This is most notable, if you play in a band that has a second guitarist, or keyboard player. It may happen that you get lost among the other midrange and bass frequencies of the other instruments. Don’t be tempted to turn up the volume on your amp in this situation. Think about the overall mix, look for the frequency niche in which your guitar needs to stand out and excel. It accentuates the upper mid-range or mid-high frequencies, where the electric guitar has its natural place.
In short, your set should be put together so that it performs in the context of the band, and not just how it sounds when you’re alone. The amp and all components of your set must be equalized to volume and in band context.
The more you play at the band’s volume with other musicians, the better you’ll understand your guitar, amp, and pedals, the better your rhythm and feel, and the better you’ll sound as a result.
Finally, when possible, seek to listen to the band from the audience’s position, as if you were one of them. They will not go only for you, but for the entire band. Make sure the band sounds good, if it does, it means that you are sounding good too.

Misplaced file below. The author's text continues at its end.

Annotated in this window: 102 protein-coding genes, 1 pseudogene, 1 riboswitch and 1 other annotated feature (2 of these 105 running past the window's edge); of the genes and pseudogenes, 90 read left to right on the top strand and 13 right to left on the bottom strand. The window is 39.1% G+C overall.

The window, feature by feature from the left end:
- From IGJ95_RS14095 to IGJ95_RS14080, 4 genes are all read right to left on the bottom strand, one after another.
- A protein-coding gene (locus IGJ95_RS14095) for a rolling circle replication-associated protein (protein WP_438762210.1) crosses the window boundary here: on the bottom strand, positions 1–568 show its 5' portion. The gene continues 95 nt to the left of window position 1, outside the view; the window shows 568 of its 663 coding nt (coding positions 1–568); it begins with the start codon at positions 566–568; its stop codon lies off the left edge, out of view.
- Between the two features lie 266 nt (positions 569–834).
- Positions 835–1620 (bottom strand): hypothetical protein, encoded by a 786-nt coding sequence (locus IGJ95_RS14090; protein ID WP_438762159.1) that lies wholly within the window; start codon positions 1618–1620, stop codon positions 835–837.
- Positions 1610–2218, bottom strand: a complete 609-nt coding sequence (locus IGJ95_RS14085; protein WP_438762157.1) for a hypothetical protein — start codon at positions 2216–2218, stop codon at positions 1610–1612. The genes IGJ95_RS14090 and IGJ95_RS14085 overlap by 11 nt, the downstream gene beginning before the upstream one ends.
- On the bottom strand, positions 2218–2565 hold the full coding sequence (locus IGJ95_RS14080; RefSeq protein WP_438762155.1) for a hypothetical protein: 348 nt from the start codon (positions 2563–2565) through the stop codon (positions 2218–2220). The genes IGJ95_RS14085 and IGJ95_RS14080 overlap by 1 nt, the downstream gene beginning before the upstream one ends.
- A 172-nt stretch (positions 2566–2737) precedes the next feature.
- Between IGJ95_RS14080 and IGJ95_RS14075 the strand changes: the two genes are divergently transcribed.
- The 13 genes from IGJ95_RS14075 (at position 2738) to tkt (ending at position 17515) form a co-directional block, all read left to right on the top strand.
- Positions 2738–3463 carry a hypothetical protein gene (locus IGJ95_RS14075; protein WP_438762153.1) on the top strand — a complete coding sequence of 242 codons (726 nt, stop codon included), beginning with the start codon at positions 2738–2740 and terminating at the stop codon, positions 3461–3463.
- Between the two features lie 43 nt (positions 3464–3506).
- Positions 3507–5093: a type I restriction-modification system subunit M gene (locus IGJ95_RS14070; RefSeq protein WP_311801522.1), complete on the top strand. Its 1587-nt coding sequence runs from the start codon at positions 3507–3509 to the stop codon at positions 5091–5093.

EQ your amp without effects
Although it seems basic, to improve the tone of your amp, it is important to keep in mind that you must equalize from your “base” sound. Then, you will accommodate the rest of your setup to grow and refine that sound. Use the guitar with the pickup you use the most to accommodate your amp.
Then, you will add the other components, for example, the overdrives or distortions and modulations, if you use. These should accommodate the amplifier. In the case of guitars, you should consider that each guitar may need an adjustment, for example, you may need a booster or a re-equalization for when you go from an instrument with Humbuckers to another with Singlecoils. An excellent tool to avoid playing the amp is to use an equalizer pedal for these settings. Check out our guide to the tricks and uses of equalizer pedals.
The importance of good miking
Finally, whether live or in the studio, a good microphone is essential to get a good tone -see our guide to miking guitar amps. It is highly recommended that you have yours, the one that gives you the best result, and know how and where to locate it. A bad microphone or a bad location can ruin all your previous effort to get a good tone as a guitarist. Therefore, it is important that you have this aspect studied and controlled.
The Shure SM57 has been the standard and universal microphone for the live and studio for many years. It’s great for capturing aggressive rock tones, but there are other great options on the market. In fact, a different microphone may be better suited to your purposes. Also consider experimenting with the angles and proximity of the microphone (s).
Spend time finding the mic or mics that best picks up your tone.
Related Articles: Top tips for miking your guitar amp.